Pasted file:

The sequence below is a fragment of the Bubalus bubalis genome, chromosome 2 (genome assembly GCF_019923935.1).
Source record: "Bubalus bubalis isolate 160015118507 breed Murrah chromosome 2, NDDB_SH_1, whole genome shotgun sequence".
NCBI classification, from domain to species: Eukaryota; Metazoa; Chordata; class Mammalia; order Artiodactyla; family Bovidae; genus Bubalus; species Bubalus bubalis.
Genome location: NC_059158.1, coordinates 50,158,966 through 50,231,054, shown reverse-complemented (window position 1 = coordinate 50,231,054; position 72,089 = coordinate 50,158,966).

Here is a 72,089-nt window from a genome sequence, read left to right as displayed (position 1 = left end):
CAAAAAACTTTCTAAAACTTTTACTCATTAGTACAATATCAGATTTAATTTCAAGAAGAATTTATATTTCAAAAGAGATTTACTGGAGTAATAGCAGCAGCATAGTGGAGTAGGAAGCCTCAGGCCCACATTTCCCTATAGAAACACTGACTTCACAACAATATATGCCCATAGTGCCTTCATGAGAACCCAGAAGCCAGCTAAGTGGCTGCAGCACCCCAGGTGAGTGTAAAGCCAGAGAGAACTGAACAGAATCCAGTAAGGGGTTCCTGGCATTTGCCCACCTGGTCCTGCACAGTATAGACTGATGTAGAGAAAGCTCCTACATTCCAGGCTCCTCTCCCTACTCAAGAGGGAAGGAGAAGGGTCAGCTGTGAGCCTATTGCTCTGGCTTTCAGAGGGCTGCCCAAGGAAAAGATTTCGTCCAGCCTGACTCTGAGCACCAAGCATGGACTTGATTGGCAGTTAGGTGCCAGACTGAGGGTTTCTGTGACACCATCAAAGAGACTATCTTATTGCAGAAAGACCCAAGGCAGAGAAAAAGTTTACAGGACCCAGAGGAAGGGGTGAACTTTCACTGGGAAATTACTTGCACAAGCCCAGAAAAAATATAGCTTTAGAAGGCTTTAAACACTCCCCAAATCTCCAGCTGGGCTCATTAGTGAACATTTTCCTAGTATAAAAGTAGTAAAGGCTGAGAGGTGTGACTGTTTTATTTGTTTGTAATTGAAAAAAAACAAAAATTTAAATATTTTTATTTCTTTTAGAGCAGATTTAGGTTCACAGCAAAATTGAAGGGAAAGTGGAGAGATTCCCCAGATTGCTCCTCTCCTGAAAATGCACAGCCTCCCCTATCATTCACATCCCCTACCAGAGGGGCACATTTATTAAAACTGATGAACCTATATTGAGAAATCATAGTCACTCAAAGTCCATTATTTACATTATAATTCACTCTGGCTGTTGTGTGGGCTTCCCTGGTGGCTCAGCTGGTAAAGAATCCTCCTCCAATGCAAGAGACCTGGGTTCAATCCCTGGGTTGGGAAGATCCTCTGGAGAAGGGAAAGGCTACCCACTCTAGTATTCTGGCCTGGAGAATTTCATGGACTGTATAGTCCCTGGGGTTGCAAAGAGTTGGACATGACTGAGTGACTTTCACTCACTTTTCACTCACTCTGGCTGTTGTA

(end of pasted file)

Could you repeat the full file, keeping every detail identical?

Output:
The sequence below is a fragment of the Bubalus bubalis genome, chromosome 2 (genome assembly GCF_019923935.1).
Source record: "Bubalus bubalis isolate 160015118507 breed Murrah chromosome 2, NDDB_SH_1, whole genome shotgun sequence".
NCBI classification, from domain to species: Eukaryota; Metazoa; Chordata; class Mammalia; order Artiodactyla; family Bovidae; genus Bubalus; species Bubalus bubalis.
Genome location: NC_059158.1, coordinates 50,158,966 through 50,231,054, shown reverse-complemented (window position 1 = coordinate 50,231,054; position 72,089 = coordinate 50,158,966).

Here is a 72,089-nt window from a genome sequence, read left to right as displayed (position 1 = left end):
CAAAAAACTTTCTAAAACTTTTACTCATTAGTACAATATCAGATTTAATTTCAAGAAGAATTTATATTTCAAAAGAGATTTACTGGAGTAATAGCAGCAGCATAGTGGAGTAGGAAGCCTCAGGCCCACATTTCCCTATAGAAACACTGACTTCACAACAATATATGCCCATAGTGCCTTCATGAGAACCCAGAAGCCAGCTAAGTGGCTGCAGCACCCCAGGTGAGTGTAAAGCCAGAGAGAACTGAACAGAATCCAGTAAGGGGTTCCTGGCATTTGCCCACCTGGTCCTGCACAGTATAGACTGATGTAGAGAAAGCTCCTACATTCCAGGCTCCTCTCCCTACTCAAGAGGGAAGGAGAAGGGTCAGCTGTGAGCCTATTGCTCTGGCTTTCAGAGGGCTGCCCAAGGAAAAGATTTCGTCCAGCCTGACTCTGAGCACCAAGCATGGACTTGATTGGCAGTTAGGTGCCAGACTGAGGGTTTCTGTGACACCATCAAAGAGACTATCTTATTGCAGAAAGACCCAAGGCAGAGAAAAAGTTTACAGGACCCAGAGGAAGGGGTGAACTTTCACTGGGAAATTACTTGCACAAGCCCAGAAAAAATATAGCTTTAGAAGGCTTTAAACACTCCCCAAATCTCCAGCTGGGCTCATTAGTGAACATTTTCCTAGTATAAAAGTAGTAAAGGCTGAGAGGTGTGACTGTTTTATTTGTTTGTAATTGAAAAAAAACAAAAATTTAAATATTTTTATTTCTTTTAGAGCAGATTTAGGTTCACAGCAAAATTGAAGGGAAAGTGGAGAGATTCCCCAGATTGCTCCTCTCCTGAAAATGCACAGCCTCCCCTATCATTCACATCCCCTACCAGAGGGGCACATTTATTAAAACTGATGAACCTATATTGAGAAATCATAGTCACTCAAAGTCCATTATTTACATTATAATTCACTCTGGCTGTTGTGTGGGCTTCCCTGGTGGCTCAGCTGGTAAAGAATCCTCCTCCAATGCAAGAGACCTGGGTTCAATCCCTGGGTTGGGAAGATCCTCTGGAGAAGGGAAAGGCTACCCACTCTAGTATTCTGGCCTGGAGAATTTCATGGACTGTATAGTCCCTGGGGTTGCAAAGAGTTGGACATGACTGAGTGACTTTCACTCACTTTTCACTCACTCTGGCTGTTGTA